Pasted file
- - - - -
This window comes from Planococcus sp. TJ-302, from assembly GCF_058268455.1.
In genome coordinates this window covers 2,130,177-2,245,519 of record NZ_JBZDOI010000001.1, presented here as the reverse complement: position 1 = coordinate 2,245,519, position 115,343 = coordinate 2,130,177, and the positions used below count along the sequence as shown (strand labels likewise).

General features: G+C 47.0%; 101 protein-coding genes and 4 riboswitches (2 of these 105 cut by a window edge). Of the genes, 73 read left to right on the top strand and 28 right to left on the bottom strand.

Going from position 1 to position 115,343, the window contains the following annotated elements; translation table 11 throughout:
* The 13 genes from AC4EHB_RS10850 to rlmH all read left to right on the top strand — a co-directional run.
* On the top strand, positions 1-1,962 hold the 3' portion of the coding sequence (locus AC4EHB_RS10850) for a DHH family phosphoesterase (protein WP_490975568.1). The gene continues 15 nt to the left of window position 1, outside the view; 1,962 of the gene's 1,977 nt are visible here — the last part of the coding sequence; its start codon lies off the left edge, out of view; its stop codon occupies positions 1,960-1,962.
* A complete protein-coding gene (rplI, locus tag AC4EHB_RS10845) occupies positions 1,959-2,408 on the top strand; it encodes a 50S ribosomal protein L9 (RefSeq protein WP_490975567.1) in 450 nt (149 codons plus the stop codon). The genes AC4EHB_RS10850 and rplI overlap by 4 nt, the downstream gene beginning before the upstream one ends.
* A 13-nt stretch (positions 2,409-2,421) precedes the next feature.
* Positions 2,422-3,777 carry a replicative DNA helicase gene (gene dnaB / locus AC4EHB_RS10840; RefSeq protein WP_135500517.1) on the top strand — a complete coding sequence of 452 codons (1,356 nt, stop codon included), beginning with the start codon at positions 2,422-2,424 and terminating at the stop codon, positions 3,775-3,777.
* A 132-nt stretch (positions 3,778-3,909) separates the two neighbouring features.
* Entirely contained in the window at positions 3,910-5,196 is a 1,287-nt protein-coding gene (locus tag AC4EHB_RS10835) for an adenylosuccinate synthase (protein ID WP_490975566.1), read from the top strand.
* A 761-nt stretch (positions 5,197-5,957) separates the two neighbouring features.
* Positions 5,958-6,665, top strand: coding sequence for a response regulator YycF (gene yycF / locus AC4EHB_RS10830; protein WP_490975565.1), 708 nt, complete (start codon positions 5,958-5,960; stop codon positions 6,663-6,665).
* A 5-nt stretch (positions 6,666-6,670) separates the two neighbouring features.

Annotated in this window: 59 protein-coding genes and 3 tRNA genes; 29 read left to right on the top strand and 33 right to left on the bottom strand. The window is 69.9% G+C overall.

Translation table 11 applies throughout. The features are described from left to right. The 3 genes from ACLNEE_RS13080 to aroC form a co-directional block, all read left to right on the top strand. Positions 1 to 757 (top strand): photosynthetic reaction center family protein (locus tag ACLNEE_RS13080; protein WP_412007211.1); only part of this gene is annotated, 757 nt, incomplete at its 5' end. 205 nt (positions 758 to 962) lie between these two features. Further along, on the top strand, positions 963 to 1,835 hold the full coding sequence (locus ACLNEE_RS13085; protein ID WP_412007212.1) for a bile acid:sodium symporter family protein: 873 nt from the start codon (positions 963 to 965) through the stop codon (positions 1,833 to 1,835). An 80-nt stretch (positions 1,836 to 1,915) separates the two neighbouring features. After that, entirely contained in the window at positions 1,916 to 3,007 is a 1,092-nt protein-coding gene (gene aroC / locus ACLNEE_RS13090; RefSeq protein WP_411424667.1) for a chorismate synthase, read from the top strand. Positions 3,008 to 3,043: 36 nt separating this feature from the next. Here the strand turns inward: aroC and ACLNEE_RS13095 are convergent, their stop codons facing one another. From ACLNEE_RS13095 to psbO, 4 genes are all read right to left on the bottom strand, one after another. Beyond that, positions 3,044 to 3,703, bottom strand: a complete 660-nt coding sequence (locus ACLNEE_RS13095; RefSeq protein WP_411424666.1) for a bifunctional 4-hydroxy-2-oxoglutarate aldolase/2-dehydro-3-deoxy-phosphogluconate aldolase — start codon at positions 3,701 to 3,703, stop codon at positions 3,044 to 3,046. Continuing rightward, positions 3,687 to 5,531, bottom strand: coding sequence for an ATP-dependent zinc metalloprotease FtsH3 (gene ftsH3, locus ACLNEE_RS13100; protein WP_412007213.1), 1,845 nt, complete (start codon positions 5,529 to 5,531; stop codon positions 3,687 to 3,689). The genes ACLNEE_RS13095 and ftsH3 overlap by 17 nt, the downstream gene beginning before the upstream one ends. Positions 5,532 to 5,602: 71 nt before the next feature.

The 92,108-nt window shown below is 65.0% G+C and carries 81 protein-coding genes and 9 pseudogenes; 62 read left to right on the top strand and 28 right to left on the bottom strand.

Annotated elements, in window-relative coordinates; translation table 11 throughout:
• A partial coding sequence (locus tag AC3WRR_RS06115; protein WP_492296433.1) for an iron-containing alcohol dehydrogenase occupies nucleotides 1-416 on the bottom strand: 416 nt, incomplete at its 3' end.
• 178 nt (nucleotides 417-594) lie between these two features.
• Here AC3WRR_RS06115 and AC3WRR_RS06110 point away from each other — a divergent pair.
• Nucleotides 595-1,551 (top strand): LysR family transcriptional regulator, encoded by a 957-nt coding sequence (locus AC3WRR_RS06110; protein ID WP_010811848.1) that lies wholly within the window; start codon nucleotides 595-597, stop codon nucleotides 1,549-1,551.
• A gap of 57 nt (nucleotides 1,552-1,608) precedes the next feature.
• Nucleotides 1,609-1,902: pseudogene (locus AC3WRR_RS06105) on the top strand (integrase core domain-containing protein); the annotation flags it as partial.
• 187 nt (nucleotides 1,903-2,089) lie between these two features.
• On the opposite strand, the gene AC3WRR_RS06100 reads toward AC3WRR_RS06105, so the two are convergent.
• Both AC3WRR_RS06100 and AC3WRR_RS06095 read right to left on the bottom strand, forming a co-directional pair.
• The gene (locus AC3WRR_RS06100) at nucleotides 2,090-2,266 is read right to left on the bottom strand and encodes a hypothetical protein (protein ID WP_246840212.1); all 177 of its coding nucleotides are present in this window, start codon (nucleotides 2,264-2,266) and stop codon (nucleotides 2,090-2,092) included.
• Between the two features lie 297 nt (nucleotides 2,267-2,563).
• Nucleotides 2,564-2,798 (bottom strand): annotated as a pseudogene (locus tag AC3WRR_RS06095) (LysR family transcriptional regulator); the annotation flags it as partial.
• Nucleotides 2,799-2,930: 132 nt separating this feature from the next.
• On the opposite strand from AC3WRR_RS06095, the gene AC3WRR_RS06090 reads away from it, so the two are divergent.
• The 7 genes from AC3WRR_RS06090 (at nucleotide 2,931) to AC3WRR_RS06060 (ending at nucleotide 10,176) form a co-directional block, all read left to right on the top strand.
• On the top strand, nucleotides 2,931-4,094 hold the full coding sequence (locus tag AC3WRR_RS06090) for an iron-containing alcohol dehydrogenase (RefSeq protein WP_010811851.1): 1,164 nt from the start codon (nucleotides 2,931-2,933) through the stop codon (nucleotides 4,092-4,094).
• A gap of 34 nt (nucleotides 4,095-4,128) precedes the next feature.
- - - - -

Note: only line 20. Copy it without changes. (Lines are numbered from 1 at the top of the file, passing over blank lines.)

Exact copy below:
• 178 nt (nucleotides 417-594) lie between these two features.